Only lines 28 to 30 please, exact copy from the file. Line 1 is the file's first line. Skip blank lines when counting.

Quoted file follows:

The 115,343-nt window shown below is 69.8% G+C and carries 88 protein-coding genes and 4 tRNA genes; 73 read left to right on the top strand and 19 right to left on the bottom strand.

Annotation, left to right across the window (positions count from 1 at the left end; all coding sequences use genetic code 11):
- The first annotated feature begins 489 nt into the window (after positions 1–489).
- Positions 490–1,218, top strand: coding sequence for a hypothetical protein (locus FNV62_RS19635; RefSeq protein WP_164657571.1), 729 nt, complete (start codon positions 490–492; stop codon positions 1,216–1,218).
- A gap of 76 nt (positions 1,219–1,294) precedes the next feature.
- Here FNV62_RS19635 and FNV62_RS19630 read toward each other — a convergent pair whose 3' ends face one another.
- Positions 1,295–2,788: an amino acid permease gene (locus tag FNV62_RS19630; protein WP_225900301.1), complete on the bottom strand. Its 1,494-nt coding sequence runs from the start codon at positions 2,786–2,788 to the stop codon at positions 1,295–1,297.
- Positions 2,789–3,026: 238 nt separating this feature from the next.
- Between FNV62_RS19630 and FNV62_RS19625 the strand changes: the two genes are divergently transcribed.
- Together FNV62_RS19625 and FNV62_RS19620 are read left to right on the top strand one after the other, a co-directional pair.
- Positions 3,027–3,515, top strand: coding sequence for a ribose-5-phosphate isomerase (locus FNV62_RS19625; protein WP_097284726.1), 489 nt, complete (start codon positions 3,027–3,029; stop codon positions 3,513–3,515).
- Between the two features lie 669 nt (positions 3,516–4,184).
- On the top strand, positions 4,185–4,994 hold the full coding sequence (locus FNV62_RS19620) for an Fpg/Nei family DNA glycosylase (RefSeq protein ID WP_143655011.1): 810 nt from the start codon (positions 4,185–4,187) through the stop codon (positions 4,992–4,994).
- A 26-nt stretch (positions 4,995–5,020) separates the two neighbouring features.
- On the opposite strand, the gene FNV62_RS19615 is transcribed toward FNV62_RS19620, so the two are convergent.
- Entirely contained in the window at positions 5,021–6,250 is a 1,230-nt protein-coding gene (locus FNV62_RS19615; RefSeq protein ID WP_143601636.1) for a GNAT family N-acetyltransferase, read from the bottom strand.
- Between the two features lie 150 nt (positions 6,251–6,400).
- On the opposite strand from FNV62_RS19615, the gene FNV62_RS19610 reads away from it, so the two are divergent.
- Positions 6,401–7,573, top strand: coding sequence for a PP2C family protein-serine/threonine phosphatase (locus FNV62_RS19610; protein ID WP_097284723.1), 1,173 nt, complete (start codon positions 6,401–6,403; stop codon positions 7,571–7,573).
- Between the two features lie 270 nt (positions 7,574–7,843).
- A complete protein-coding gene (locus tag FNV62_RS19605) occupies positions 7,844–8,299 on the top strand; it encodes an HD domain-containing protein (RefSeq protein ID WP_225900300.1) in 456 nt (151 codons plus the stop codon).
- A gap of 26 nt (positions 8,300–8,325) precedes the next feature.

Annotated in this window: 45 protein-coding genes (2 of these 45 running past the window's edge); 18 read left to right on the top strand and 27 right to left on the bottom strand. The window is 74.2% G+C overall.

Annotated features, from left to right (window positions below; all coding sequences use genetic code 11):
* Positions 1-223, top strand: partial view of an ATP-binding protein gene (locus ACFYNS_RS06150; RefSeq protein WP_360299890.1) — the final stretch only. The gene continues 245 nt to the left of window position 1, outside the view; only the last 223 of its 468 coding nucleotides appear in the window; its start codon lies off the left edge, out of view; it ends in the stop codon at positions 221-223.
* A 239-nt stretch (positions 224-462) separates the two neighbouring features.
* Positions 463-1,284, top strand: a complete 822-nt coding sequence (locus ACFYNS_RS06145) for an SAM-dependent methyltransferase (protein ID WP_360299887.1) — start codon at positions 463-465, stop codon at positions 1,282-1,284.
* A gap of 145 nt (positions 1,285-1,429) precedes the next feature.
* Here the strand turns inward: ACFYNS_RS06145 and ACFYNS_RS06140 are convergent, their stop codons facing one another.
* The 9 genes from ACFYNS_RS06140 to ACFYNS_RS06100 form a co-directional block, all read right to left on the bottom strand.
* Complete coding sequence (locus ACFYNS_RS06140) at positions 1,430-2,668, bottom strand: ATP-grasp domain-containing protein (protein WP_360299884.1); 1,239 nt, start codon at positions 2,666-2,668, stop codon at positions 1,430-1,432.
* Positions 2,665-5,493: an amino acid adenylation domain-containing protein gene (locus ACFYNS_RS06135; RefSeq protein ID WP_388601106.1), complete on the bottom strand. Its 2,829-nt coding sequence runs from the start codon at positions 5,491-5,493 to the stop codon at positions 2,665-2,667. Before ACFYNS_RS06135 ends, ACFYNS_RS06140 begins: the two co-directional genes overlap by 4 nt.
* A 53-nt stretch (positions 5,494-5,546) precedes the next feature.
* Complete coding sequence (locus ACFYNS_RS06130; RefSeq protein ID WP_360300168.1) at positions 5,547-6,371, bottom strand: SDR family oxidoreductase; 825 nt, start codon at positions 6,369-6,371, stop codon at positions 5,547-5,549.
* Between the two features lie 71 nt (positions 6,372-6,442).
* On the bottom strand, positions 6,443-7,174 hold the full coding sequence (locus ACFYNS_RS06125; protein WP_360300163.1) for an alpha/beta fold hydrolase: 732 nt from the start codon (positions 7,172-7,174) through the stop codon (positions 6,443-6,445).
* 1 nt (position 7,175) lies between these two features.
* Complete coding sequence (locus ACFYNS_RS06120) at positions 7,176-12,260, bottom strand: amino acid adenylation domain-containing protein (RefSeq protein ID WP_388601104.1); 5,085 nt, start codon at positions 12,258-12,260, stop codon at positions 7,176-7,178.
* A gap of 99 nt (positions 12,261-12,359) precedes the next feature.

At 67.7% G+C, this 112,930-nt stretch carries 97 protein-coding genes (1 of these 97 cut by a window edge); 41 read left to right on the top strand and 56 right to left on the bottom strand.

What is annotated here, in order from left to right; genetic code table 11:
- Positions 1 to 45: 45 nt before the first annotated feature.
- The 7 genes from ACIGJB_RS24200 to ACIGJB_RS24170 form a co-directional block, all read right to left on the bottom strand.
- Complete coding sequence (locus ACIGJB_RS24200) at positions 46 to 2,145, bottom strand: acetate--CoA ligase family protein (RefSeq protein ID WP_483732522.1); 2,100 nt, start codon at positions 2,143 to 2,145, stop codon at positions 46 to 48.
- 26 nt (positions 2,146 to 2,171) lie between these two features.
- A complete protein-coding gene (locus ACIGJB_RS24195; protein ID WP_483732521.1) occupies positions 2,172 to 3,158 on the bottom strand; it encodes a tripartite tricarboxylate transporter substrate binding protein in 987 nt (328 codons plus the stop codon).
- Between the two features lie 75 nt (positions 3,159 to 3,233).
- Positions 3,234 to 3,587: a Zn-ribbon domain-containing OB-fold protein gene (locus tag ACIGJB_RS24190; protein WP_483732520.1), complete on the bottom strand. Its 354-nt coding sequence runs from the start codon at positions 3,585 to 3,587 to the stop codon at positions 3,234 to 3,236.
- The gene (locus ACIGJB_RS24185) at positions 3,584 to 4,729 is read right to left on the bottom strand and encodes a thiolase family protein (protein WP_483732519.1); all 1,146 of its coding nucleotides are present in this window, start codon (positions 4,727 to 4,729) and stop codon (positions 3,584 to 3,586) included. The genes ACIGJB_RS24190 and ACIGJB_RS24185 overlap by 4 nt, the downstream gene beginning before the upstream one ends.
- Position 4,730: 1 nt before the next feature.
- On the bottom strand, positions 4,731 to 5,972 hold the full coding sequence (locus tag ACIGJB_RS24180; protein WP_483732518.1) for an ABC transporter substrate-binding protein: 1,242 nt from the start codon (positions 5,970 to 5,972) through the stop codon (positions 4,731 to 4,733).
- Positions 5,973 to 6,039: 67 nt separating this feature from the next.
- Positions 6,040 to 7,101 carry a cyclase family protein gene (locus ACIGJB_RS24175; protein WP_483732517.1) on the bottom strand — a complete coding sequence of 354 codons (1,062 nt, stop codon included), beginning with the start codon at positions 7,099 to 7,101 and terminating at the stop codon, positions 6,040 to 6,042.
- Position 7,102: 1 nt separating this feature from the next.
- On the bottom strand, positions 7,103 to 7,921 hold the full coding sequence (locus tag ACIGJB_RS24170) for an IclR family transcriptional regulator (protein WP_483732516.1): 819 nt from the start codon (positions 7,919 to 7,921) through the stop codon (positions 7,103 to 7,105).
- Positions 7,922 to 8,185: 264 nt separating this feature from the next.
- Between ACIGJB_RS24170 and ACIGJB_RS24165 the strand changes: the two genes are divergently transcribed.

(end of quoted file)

* A gap of 145 nt (positions 1,285-1,429) precedes the next feature.
* Here the strand turns inward: ACFYNS_RS06145 and ACFYNS_RS06140 are convergent, their stop codons facing one another.
* The 9 genes from ACFYNS_RS06140 to ACFYNS_RS06100 form a co-directional block, all read right to left on the bottom strand.